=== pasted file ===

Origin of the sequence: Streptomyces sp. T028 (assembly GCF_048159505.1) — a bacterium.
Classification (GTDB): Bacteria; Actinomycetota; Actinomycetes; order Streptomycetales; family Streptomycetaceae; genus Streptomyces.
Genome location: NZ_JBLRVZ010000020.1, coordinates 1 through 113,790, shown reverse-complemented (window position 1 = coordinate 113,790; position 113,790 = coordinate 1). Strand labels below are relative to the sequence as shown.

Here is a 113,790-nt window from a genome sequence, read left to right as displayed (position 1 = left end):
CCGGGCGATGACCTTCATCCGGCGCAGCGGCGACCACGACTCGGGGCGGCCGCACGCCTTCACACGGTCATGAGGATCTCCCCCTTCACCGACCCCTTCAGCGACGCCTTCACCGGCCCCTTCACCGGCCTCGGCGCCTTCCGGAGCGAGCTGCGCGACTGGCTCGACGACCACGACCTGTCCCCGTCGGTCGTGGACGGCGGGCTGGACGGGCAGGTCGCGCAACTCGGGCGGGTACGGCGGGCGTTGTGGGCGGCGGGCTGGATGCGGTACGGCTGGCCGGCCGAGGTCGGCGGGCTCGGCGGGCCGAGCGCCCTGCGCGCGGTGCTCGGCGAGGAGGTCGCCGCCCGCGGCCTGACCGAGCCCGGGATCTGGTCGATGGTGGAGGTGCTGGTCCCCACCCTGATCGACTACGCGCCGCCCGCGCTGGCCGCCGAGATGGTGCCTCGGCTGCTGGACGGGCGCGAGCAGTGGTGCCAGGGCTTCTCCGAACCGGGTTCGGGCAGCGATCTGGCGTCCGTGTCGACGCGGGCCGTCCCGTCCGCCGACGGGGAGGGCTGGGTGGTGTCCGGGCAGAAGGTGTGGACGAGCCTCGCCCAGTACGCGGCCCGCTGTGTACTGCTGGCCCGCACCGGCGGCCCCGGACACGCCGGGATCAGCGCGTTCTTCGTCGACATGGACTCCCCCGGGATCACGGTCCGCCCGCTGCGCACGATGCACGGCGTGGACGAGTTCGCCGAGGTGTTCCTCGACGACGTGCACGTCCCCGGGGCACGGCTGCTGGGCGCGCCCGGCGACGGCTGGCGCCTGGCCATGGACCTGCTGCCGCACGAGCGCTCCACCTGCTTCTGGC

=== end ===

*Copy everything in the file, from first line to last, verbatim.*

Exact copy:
Origin of the sequence: Streptomyces sp. T028 (assembly GCF_048159505.1) — a bacterium.
Classification (GTDB): Bacteria; Actinomycetota; Actinomycetes; order Streptomycetales; family Streptomycetaceae; genus Streptomyces.
Genome location: NZ_JBLRVZ010000020.1, coordinates 1 through 113,790, shown reverse-complemented (window position 1 = coordinate 113,790; position 113,790 = coordinate 1). Strand labels below are relative to the sequence as shown.

Here is a 113,790-nt window from a genome sequence, read left to right as displayed (position 1 = left end):
CCGGGCGATGACCTTCATCCGGCGCAGCGGCGACCACGACTCGGGGCGGCCGCACGCCTTCACACGGTCATGAGGATCTCCCCCTTCACCGACCCCTTCAGCGACGCCTTCACCGGCCCCTTCACCGGCCTCGGCGCCTTCCGGAGCGAGCTGCGCGACTGGCTCGACGACCACGACCTGTCCCCGTCGGTCGTGGACGGCGGGCTGGACGGGCAGGTCGCGCAACTCGGGCGGGTACGGCGGGCGTTGTGGGCGGCGGGCTGGATGCGGTACGGCTGGCCGGCCGAGGTCGGCGGGCTCGGCGGGCCGAGCGCCCTGCGCGCGGTGCTCGGCGAGGAGGTCGCCGCCCGCGGCCTGACCGAGCCCGGGATCTGGTCGATGGTGGAGGTGCTGGTCCCCACCCTGATCGACTACGCGCCGCCCGCGCTGGCCGCCGAGATGGTGCCTCGGCTGCTGGACGGGCGCGAGCAGTGGTGCCAGGGCTTCTCCGAACCGGGTTCGGGCAGCGATCTGGCGTCCGTGTCGACGCGGGCCGTCCCGTCCGCCGACGGGGAGGGCTGGGTGGTGTCCGGGCAGAAGGTGTGGACGAGCCTCGCCCAGTACGCGGCCCGCTGTGTACTGCTGGCCCGCACCGGCGGCCCCGGACACGCCGGGATCAGCGCGTTCTTCGTCGACATGGACTCCCCCGGGATCACGGTCCGCCCGCTGCGCACGATGCACGGCGTGGACGAGTTCGCCGAGGTGTTCCTCGACGACGTGCACGTCCCCGGGGCACGGCTGCTGGGCGCGCCCGGCGACGGCTGGCGCCTGGCCATGGACCTGCTGCCGCACGAGCGCTCCACCTGCTTCTGGC